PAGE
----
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McDermott wary after 'dark day'

19th of September 2013
McDermott wary after 'dark day'

Leeds Rhinos coach Brian McDermott has labelled his side's first Super League play-off defeat for three years as a "dark day".

Leeds Rhinos coach Brian McDermott has labelled his side's first Super League play-off defeat for three years as a "dark day" but is hoping they can lift the gloom with victory over St Helens in tomorrow night's preliminary semi-final at Headingley.

Last Saturday's 40-20 loss to Warrington Wolves was a new experience for McDermott, who guided the Rhinos to consecutive Grand Final triumphs from fifth place in each of his first two seasons at the helm.

He is hoping the defeat was merely a "blip" but knows his side cannot afford to underestimate a Saints side that has won seven of their past eight matches.

"I don't think we can be any worse but, whether we will be good enough to get over the top of St Helens, that's a different thing," McDermott said.

"I think it would be wrong of me to spin a line to make everybody feel warm and fluffy by saying 'we'll be alright, leave it with us'. That isn't my job, my job is to tell it how it is.

"Our motivation to get things right isn't in question - that started within 30 seconds of coming off the field. That was a dark day for us and a dark day for our fans that travelled.

"The desire to be better is there, now whether we turn things around and play with as much confidence as we have been doing, that is going to be the key, that we don't start playing with anxiety. It's going to be a tough game.

"I'd like to think it was a flash in the pan but at this stage of the season you don't want to treat it like that."

St Helens have won on their past three visits to Headingley, most recently with a patched-up side in May, with the Rhinos' last home win coming in July, 2010.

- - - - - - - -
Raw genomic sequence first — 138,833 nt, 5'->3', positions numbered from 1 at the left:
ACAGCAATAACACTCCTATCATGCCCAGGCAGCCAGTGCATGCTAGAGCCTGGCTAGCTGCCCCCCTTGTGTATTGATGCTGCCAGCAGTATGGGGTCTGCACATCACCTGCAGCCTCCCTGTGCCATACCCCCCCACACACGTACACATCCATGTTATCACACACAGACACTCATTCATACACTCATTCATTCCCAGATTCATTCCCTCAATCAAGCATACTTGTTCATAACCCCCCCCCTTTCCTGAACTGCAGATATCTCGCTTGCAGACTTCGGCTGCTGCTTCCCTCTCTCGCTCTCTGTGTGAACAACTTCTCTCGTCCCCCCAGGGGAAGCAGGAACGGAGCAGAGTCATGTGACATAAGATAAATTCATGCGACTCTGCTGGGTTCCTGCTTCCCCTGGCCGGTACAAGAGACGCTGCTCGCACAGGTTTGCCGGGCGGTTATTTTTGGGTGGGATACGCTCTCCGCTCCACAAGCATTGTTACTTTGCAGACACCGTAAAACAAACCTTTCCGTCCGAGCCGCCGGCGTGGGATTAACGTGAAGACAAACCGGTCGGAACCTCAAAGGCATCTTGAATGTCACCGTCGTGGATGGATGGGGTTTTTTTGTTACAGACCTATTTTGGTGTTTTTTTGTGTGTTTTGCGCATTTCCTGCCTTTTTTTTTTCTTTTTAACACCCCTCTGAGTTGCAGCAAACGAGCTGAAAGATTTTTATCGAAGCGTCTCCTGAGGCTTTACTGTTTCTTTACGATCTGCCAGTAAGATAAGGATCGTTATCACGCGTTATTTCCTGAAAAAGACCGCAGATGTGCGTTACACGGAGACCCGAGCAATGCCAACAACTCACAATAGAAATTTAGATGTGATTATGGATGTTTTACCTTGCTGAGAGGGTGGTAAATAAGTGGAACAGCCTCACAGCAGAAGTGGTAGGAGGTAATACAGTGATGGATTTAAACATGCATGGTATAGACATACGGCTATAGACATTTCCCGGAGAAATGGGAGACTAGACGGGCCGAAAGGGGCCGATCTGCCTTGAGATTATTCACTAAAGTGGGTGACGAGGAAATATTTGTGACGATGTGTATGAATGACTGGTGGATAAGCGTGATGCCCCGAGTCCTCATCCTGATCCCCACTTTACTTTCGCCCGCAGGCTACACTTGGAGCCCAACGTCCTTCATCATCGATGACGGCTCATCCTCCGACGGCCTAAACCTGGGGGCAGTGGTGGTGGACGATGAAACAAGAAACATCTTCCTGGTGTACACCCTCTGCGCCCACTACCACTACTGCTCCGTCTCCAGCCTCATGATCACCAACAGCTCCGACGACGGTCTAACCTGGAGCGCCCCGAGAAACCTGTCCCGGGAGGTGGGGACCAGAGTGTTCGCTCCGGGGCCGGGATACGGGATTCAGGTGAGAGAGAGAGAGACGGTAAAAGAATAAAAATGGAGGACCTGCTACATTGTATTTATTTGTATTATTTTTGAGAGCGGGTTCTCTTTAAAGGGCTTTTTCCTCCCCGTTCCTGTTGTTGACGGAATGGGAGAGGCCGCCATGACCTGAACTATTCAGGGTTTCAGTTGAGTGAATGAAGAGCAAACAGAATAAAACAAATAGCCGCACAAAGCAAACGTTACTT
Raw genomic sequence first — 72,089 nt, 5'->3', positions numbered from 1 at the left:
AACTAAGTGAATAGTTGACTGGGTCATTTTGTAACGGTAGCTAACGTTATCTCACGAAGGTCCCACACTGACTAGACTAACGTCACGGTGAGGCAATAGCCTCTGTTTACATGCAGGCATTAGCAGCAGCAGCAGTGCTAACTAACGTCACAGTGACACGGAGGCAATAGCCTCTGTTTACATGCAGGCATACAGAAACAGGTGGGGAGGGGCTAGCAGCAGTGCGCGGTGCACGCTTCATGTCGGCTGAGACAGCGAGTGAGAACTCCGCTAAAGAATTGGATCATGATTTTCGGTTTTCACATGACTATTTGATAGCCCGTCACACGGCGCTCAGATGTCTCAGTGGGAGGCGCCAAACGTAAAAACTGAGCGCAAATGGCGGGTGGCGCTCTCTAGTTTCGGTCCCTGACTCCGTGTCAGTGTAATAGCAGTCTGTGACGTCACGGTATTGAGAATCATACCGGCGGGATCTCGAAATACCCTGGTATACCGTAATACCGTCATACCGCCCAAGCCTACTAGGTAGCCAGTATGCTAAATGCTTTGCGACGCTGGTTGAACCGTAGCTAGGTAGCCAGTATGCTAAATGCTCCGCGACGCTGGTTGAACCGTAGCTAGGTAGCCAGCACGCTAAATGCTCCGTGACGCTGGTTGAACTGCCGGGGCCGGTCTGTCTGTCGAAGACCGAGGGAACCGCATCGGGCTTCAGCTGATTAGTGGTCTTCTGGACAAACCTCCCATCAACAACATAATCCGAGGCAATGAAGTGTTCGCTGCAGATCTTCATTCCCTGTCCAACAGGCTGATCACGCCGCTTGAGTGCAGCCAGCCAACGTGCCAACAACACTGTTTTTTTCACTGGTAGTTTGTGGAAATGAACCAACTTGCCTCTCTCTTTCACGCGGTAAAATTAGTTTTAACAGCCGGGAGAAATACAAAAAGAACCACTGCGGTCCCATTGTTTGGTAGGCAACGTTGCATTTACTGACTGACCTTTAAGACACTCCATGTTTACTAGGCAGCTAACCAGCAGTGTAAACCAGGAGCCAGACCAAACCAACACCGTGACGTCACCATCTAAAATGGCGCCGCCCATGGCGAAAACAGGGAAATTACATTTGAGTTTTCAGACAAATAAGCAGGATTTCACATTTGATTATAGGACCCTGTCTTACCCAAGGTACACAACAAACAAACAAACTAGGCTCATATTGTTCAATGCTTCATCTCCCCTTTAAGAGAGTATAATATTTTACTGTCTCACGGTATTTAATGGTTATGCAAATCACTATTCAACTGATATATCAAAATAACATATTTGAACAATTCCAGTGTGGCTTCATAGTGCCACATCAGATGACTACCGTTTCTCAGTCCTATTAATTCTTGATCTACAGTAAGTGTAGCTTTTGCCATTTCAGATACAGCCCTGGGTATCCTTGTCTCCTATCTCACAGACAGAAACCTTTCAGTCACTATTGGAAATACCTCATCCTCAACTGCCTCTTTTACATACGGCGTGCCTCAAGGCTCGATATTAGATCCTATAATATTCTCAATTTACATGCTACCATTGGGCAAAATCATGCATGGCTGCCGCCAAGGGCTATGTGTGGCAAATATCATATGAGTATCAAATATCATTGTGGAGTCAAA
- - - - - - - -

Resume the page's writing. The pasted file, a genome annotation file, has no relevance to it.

"They've been growing in confidence and playing some good stuff," McDermott added. "They had a bit of a blip against Warrington but they're in good nick, and will be travelling over the M62 with confidence. It's been a good hunting ground for them in recent seasons and I'm sure it will help them with their mindset."

Finishing outside the top four for the first time since 2004 means Saints have been forced into sudden-death play-off football from the start but they will draw confidence from Leeds' remarkable record from fifth spot in the past two years.

"The fact we got through week one puts us in as good a position as Huddersfield, who ran first, or Hull or Leeds, who finished third," said coach Nathan Brown, who is in his first season at Langtree Park.

"In the four years I've been here (in Super League), I've grown to admire the sheer consistency that a lot of their older players have shown.

"The trophies they have won show they know what's required but, having a victory there earlier this year only confirms what St Helens players know - that, if they play well, they can have a real good shot."

Saints not only came from 16-0 down after 20 minutes to win 30-22 at Headingley in round 15 but did so without a host of experienced players at the height of their mid-season injury crisis.

Brown said: "Lance (Hohaia) is in terrific form and he didn't play that day, James Roby and Jonny Lomax didn't play that day, Francis Meli and Adam Swift didn't play.

"We're taking a more complete side there and we are playing with a lot more confidence."

Brown is particularly delighted to see England hooker Roby back in action at the business end of the season after recovering from ligament damage to both ankles.

"Robes is a terrific player," Brown said. "He basically missed nearly 20 weeks straight and he comes back and was the best player the other day. That probably sums him up best."

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